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EU: funds from the European budget for joint arms purchases

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EU: funds from the European budget for joint arms purchases

BRUSSELS – For the first time in EU history, the European Commission proposed today, Wednesday 18 May, to use money from the European budget to encourage joint procurement of arms purchases. The initiative comes after the Russian invasion of Ukraine is leading the Twenty-seven to a sharp increase in military spending. The attempt by Brussels is twofold: to strengthen coordination between countries and to promote the defense industry.

The European Commission’s proposals come two months after a summit in Versailles in which the Twenty-seven had asked the EU executive to make an analysis of the weaknesses of European defense (see Il Sole / 24 Ore of 12 March). In the wake of the war in Ukraine, member countries have announced an increase in military spending of € 200 billion. This new trend follows a long period of silent disarmament on the European side.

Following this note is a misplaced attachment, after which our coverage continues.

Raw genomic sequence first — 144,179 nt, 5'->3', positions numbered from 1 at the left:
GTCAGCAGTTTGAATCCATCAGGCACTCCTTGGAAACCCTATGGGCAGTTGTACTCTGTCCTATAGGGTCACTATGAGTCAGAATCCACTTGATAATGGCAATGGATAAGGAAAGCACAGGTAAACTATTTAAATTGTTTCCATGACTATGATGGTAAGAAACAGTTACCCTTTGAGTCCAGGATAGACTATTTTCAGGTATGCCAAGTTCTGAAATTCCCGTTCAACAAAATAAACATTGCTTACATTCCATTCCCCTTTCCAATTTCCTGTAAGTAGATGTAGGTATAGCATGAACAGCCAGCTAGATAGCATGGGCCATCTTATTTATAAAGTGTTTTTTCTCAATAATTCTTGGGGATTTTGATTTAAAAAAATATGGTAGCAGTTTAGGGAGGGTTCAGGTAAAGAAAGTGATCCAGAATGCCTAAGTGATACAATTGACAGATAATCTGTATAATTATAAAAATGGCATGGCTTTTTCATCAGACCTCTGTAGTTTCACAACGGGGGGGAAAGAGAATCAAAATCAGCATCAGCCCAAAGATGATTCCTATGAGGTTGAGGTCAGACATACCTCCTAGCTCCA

The analysis presented by the European Commission highlights two challenges. The first relates to the need to coordinate the increase in spending at the national level in a context in which stocks are at low levels and many countries have to replace old and Soviet-era weapons. «Germany alone – explains a community official – has announced its intention to spend 20 billion euros to rebuild ammunition reserves. If it did so, it would absorb the entire European offer ».

The second challenge relates to the need to use the historical moment to reduce the fragmentation of a European industry, the military one, which remains highly segmented at the national level. Community collaborations exist, but they are still rare and minor, despite the 2018 decision to pursue joint projects (known by the acronym PESCO) for the first time. In this context, the European Commission is therefore presenting two proposals to be launched in the short term.

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The first envisages the creation of a task force which must serve to coordinate the public procurement of the Twenty-seven in the defense sector, in order to avoid deleterious conflicts between member countries. At the same time, and it is the second proposal, this time of a legislative nature, the Commission intends to encourage joint procurement for the purchase of arms by making available to member countries over a two-year period 500 million euros from the Community budget.

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